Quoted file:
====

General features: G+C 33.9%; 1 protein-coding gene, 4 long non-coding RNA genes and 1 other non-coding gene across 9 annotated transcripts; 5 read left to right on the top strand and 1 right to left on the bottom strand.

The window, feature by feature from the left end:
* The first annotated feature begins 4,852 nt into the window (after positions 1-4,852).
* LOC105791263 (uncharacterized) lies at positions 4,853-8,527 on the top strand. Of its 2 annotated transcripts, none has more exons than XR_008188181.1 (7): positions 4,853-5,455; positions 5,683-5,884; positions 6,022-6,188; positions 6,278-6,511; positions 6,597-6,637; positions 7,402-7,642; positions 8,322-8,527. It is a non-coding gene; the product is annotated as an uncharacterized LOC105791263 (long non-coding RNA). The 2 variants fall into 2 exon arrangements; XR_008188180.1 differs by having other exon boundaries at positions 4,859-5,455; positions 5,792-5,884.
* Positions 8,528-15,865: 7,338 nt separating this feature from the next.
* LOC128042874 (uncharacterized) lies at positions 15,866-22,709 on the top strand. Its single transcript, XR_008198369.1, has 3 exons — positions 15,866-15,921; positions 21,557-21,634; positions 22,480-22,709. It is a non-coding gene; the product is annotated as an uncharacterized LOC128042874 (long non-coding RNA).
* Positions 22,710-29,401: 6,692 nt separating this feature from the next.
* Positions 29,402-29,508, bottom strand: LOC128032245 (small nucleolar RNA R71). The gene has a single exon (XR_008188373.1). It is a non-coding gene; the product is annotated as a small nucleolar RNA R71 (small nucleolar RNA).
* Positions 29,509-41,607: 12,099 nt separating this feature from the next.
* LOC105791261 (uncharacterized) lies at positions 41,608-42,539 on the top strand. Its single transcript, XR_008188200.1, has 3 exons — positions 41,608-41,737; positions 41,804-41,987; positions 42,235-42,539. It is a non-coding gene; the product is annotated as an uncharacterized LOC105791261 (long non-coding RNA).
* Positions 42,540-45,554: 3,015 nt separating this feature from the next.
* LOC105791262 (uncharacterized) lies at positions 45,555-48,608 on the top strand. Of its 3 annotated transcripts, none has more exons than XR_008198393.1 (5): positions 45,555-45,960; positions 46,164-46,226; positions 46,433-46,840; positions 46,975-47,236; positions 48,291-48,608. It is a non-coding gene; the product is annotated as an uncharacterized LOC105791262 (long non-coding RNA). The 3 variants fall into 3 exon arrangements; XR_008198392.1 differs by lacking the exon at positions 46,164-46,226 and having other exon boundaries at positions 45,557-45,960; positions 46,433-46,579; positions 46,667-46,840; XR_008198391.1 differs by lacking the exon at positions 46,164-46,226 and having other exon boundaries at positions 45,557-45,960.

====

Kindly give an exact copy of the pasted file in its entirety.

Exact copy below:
General features: G+C 33.9%; 1 protein-coding gene, 4 long non-coding RNA genes and 1 other non-coding gene across 9 annotated transcripts; 5 read left to right on the top strand and 1 right to left on the bottom strand.

The window, feature by feature from the left end:
* The first annotated feature begins 4,852 nt into the window (after positions 1-4,852).
* LOC105791263 (uncharacterized) lies at positions 4,853-8,527 on the top strand. Of its 2 annotated transcripts, none has more exons than XR_008188181.1 (7): positions 4,853-5,455; positions 5,683-5,884; positions 6,022-6,188; positions 6,278-6,511; positions 6,597-6,637; positions 7,402-7,642; positions 8,322-8,527. It is a non-coding gene; the product is annotated as an uncharacterized LOC105791263 (long non-coding RNA). The 2 variants fall into 2 exon arrangements; XR_008188180.1 differs by having other exon boundaries at positions 4,859-5,455; positions 5,792-5,884.
* Positions 8,528-15,865: 7,338 nt separating this feature from the next.
* LOC128042874 (uncharacterized) lies at positions 15,866-22,709 on the top strand. Its single transcript, XR_008198369.1, has 3 exons — positions 15,866-15,921; positions 21,557-21,634; positions 22,480-22,709. It is a non-coding gene; the product is annotated as an uncharacterized LOC128042874 (long non-coding RNA).
* Positions 22,710-29,401: 6,692 nt separating this feature from the next.
* Positions 29,402-29,508, bottom strand: LOC128032245 (small nucleolar RNA R71). The gene has a single exon (XR_008188373.1). It is a non-coding gene; the product is annotated as a small nucleolar RNA R71 (small nucleolar RNA).
* Positions 29,509-41,607: 12,099 nt separating this feature from the next.
* LOC105791261 (uncharacterized) lies at positions 41,608-42,539 on the top strand. Its single transcript, XR_008188200.1, has 3 exons — positions 41,608-41,737; positions 41,804-41,987; positions 42,235-42,539. It is a non-coding gene; the product is annotated as an uncharacterized LOC105791261 (long non-coding RNA).
* Positions 42,540-45,554: 3,015 nt separating this feature from the next.
* LOC105791262 (uncharacterized) lies at positions 45,555-48,608 on the top strand. Of its 3 annotated transcripts, none has more exons than XR_008198393.1 (5): positions 45,555-45,960; positions 46,164-46,226; positions 46,433-46,840; positions 46,975-47,236; positions 48,291-48,608. It is a non-coding gene; the product is annotated as an uncharacterized LOC105791262 (long non-coding RNA). The 3 variants fall into 3 exon arrangements; XR_008198392.1 differs by lacking the exon at positions 46,164-46,226 and having other exon boundaries at positions 45,557-45,960; positions 46,433-46,579; positions 46,667-46,840; XR_008198391.1 differs by lacking the exon at positions 46,164-46,226 and having other exon boundaries at positions 45,557-45,960.